Around two years ago I posted a blog about the return of an old name to the radio landscape. Solid Gold Gem AM played its cards purely on the grounds of nostalgia. But this weekend, it will play its final tune. So what went wrong?
Although broadcasting online, and with a collection of presenters based all around the world, the station’s sound and jingles played firmly on one of the UK’s original oldies stations based in the East Midlands. Many of the voices were familiar to those who listened through the late 1980s and the 1990s in Nottingham, Derby and Leicester.
Boasting “not for profit” credentials, Solid Gold Gem AM started with the best of intentions. Unlike many Internet only stations it had a high quality audio stream, and a much broader playlist than is often the case with – in the nicest possible terms – other vanity projects.
But being exclusively online, the listening figures were always going to depend on word of mouth. And it seems that the numbers barely hit three figures at any given time.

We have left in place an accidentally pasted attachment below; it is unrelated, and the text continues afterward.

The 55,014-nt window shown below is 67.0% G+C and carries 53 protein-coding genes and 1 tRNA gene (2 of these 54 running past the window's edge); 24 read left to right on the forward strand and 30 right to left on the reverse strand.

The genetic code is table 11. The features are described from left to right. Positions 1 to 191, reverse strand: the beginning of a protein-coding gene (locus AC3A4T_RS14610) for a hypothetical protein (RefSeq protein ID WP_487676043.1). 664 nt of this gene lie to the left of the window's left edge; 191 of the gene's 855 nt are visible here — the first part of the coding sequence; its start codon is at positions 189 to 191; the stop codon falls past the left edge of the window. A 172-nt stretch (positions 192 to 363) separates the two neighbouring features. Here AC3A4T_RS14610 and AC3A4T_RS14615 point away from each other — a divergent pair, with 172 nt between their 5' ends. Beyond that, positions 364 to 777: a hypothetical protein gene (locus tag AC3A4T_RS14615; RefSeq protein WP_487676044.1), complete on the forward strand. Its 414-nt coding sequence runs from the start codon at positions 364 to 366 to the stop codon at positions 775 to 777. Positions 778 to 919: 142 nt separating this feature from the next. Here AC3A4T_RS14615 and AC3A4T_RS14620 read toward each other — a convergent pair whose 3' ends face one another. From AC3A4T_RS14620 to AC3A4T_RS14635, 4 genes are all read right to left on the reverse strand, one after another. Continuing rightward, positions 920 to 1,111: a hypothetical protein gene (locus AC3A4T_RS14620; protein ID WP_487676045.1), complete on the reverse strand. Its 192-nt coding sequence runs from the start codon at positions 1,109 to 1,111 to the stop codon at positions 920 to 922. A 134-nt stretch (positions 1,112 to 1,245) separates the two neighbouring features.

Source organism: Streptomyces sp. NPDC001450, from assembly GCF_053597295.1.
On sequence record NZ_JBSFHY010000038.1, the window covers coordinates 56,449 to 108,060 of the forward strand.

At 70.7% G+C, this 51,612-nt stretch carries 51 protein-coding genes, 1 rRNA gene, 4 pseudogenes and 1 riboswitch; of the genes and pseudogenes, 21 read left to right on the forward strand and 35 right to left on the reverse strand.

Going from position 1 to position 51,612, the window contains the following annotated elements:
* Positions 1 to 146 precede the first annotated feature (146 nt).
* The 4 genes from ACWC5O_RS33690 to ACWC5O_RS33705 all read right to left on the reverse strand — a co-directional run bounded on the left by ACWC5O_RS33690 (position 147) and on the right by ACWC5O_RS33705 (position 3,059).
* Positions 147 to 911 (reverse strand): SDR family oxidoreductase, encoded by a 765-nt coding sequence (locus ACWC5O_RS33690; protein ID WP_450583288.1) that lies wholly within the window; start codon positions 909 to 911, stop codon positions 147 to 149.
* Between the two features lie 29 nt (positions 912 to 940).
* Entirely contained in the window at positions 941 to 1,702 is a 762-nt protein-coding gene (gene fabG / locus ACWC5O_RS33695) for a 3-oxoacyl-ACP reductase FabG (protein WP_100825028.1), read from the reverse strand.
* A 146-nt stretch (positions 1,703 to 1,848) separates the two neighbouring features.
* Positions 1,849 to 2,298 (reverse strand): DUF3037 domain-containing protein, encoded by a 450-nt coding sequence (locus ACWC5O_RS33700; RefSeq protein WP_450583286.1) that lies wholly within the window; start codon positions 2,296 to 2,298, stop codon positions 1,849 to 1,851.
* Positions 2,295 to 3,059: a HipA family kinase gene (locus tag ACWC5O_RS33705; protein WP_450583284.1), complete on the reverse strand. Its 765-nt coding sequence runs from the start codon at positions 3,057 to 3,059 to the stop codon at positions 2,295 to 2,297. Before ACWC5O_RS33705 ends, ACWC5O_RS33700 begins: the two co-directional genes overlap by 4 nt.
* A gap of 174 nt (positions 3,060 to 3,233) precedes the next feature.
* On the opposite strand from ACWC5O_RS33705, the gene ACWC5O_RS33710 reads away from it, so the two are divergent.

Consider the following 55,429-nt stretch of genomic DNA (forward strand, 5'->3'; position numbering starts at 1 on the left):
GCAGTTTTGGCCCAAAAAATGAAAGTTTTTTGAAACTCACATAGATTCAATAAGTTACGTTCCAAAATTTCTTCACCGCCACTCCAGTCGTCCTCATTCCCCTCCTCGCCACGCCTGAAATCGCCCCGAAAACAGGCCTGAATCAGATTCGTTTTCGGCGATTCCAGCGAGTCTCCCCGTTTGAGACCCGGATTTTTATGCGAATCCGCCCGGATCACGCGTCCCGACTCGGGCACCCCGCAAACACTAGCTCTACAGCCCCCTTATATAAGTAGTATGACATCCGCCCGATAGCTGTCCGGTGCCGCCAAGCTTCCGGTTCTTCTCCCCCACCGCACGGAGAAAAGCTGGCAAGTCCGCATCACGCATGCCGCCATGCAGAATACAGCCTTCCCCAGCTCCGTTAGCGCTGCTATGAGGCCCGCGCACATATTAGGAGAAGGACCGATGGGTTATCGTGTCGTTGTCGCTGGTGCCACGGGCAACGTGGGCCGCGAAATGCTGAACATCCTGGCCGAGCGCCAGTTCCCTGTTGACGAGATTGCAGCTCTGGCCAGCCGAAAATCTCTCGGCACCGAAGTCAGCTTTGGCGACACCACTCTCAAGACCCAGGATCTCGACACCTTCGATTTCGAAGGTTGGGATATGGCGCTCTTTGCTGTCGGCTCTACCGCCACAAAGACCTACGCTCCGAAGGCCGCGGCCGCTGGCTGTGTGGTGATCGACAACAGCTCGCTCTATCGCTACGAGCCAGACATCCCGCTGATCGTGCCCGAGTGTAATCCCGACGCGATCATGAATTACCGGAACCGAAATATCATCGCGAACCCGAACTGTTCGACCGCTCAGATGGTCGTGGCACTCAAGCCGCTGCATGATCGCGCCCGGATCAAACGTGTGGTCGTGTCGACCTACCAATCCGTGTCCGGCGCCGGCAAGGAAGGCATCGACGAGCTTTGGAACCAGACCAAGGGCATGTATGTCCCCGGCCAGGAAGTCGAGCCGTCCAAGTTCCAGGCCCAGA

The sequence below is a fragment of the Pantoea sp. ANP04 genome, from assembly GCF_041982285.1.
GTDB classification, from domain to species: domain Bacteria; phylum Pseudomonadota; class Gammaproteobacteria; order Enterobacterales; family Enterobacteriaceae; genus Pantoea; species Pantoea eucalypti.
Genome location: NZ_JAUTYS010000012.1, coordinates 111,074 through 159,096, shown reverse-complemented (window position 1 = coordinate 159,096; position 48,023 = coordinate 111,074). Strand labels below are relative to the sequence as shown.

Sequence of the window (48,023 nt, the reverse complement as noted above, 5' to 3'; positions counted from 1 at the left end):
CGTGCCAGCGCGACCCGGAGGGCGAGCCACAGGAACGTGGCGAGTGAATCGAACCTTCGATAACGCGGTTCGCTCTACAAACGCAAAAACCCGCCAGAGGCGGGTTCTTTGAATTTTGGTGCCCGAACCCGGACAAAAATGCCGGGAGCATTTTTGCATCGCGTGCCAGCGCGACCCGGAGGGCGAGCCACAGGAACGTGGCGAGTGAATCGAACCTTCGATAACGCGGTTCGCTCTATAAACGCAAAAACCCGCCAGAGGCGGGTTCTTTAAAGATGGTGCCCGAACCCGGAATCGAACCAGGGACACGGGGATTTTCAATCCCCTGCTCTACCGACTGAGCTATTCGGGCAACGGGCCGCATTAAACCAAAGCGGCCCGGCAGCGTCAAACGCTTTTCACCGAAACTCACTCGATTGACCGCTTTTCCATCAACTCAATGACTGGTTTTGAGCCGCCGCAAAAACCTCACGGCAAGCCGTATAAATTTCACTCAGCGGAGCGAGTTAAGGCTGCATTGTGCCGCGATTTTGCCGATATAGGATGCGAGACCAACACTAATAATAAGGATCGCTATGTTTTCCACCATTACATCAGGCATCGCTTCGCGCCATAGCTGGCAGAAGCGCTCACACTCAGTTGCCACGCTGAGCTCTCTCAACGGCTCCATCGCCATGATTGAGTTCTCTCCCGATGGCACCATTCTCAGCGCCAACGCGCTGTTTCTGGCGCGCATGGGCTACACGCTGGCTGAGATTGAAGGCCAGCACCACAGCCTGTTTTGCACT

The station was also apparently hit by internal disagreements; a constant challenge, especially if people aren’t being paid. However strong it may seem at first, goodwill has a shelf life.
Another station which still boasts Nottingham roots – the community station Trent Sound – also looks to be in trouble. Its Facebook page lists financial difficulties – but promises a relaunch next year. I’d wish them well, but this is the station whose earlier business plan excluded any advertisers who weren’t local. That’s a crazy strategy by anyone’s standards.
Trent Sound had big ambitions to get a full time FM licence, with the intention of bringing an iconic brand name back to Nottingham. But with OFCOM showing little promise of releasing frequencies on an already packed waveband, it was always something of an aspiration.
Some will still try to blame the big radio groups for the failures of ventures like these. The reality is, nostalgia isn’t what it used to be – and the Internet has moved on. You don’t just have to be social media savvy these days, you need to excel at every message you send out every track you play, every link you read out.
I wish both ventures well for the future. The first case seems to be a clash of personality. The second, a matter of trying to run before you can walk. Big ideas are only that in your own head. Convincing everyone else is another matter entirely.